In all those difficulties, God has taught me to say, to remind myself from His Word, that it is eternally well with my soul even though the worst should come about and my body perishes, brothers connive, or my fondest earth-bound dreams go unrealized. It is well with my soul, He has seen to that personally. Not that I am lighthearted and giddy while the waves crash in, rather that though my emotions are in the house of mourning, my mind and heart are informed that the most important things are already resolved, established, decreed, and fixed by God. It is well with my soul. He has taught me to say, not "told me to feel." My hope is not a roll-of-the-dice hope, it is an assurance borne by faith and the Word, that this will all some day come to fruition.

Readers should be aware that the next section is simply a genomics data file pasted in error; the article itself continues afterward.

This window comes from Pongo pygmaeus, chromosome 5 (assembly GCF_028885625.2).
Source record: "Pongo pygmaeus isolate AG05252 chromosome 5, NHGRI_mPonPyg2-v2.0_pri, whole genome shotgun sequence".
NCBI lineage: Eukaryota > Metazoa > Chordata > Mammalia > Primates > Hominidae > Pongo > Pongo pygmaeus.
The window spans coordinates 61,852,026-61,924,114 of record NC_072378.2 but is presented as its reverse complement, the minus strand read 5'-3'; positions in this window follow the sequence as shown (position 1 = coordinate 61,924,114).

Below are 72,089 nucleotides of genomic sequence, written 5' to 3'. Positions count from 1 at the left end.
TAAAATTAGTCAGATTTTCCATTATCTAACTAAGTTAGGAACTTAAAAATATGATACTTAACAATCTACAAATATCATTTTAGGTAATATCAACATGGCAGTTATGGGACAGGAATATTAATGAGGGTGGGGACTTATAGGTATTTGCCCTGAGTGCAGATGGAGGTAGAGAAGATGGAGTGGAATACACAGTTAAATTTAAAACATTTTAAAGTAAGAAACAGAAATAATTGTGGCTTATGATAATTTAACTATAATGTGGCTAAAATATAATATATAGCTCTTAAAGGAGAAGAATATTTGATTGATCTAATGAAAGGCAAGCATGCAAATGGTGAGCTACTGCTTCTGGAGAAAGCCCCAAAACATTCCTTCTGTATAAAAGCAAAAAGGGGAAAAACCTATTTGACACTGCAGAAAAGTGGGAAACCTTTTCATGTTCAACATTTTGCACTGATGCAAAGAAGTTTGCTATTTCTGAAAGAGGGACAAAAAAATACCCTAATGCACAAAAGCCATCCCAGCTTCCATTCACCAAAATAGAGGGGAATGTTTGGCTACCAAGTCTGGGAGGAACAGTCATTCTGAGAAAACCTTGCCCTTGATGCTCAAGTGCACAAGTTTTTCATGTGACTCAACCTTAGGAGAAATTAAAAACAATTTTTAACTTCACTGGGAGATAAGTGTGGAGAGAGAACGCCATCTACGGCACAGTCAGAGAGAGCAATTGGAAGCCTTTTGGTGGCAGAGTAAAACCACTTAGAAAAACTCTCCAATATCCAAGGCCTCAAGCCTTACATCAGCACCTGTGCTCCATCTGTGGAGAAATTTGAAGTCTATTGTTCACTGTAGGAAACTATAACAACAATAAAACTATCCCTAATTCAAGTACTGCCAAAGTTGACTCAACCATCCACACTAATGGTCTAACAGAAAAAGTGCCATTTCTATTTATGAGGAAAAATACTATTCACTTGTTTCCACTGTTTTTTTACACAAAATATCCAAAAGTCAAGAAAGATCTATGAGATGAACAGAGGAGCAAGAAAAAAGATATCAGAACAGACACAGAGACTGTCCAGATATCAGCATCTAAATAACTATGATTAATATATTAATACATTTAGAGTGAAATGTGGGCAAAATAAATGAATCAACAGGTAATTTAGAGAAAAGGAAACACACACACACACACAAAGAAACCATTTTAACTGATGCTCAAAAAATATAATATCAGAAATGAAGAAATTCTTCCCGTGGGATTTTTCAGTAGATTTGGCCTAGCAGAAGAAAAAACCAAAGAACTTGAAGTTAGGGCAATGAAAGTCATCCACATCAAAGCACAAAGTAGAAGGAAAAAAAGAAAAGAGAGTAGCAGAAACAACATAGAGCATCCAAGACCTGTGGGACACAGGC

And, Lord haste the day when my faith shall be sight,

The clouds be rolled back as a scroll;

The trump shall resound

And the Lord shall descend,

Even so it is well with my soul!


October 22, 2007

(Re-)Envisioning the Future

Recently I have reconsidered my vision of my future (ok, yes, again). Using such past visionaries as Martin Luther, John Calvin, and the Apostle Paul as guides, I began to formulate a revision to my own vision. By vision, I do not mean supernatural revelation, but a personal God-focused desire to serve Him and His kingdom here on Earth.

Implementing a vision for service to Christ requires one thing above all other things, in fact, so much so that all other considerations become dwarfed. A man or woman for God must be willing to suffer, endure condemnation, and perhaps even die to see the vision become reality. A vision begins as a personal quest, so others will likely not understand it, nor necessarily approve of it.